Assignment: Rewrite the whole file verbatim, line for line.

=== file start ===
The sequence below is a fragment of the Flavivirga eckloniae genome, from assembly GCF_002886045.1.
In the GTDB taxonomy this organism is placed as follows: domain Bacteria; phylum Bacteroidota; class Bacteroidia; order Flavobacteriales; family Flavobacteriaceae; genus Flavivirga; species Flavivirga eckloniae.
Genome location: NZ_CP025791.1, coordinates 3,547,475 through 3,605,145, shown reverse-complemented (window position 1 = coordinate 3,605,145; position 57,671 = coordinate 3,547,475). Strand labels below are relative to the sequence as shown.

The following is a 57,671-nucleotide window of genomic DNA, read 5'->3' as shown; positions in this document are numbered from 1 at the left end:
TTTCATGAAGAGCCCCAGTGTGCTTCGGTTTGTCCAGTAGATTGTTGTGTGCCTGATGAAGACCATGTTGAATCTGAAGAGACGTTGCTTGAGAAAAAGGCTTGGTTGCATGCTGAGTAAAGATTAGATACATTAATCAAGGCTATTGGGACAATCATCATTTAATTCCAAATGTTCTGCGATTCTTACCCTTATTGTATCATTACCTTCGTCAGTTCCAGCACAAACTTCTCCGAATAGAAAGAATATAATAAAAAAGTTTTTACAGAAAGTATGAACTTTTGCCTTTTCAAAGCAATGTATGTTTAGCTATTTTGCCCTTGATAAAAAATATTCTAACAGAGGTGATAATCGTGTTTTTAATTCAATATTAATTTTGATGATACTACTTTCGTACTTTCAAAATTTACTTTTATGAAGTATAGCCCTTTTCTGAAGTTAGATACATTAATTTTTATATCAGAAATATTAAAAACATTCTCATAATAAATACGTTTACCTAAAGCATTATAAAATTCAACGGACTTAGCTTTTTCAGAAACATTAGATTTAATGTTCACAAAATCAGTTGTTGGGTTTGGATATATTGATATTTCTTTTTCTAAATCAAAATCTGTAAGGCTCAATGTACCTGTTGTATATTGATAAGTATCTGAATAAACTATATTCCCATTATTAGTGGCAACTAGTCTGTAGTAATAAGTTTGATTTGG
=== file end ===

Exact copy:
The sequence below is a fragment of the Flavivirga eckloniae genome, from assembly GCF_002886045.1.
In the GTDB taxonomy this organism is placed as follows: domain Bacteria; phylum Bacteroidota; class Bacteroidia; order Flavobacteriales; family Flavobacteriaceae; genus Flavivirga; species Flavivirga eckloniae.
Genome location: NZ_CP025791.1, coordinates 3,547,475 through 3,605,145, shown reverse-complemented (window position 1 = coordinate 3,605,145; position 57,671 = coordinate 3,547,475). Strand labels below are relative to the sequence as shown.

The following is a 57,671-nucleotide window of genomic DNA, read 5'->3' as shown; positions in this document are numbered from 1 at the left end:
TTTCATGAAGAGCCCCAGTGTGCTTCGGTTTGTCCAGTAGATTGTTGTGTGCCTGATGAAGACCATGTTGAATCTGAAGAGACGTTGCTTGAGAAAAAGGCTTGGTTGCATGCTGAGTAAAGATTAGATACATTAATCAAGGCTATTGGGACAATCATCATTTAATTCCAAATGTTCTGCGATTCTTACCCTTATTGTATCATTACCTTCGTCAGTTCCAGCACAAACTTCTCCGAATAGAAAGAATATAATAAAAAAGTTTTTACAGAAAGTATGAACTTTTGCCTTTTCAAAGCAATGTATGTTTAGCTATTTTGCCCTTGATAAAAAATATTCTAACAGAGGTGATAATCGTGTTTTTAATTCAATATTAATTTTGATGATACTACTTTCGTACTTTCAAAATTTACTTTTATGAAGTATAGCCCTTTTCTGAAGTTAGATACATTAATTTTTATATCAGAAATATTAAAAACATTCTCATAATAAATACGTTTACCTAAAGCATTATAAAATTCAACGGACTTAGCTTTTTCAGAAACATTAGATTTAATGTTCACAAAATCAGTTGTTGGGTTTGGATATATTGATATTTCTTTTTCTAAATCAAAATCTGTAAGGCTCAATGTACCTGTTGTATATTGATAAGTATCTGAATAAACTATATTCCCATTATTAGTGGCAACTAGTCTGTAGTAATAAGTTTGATTTGG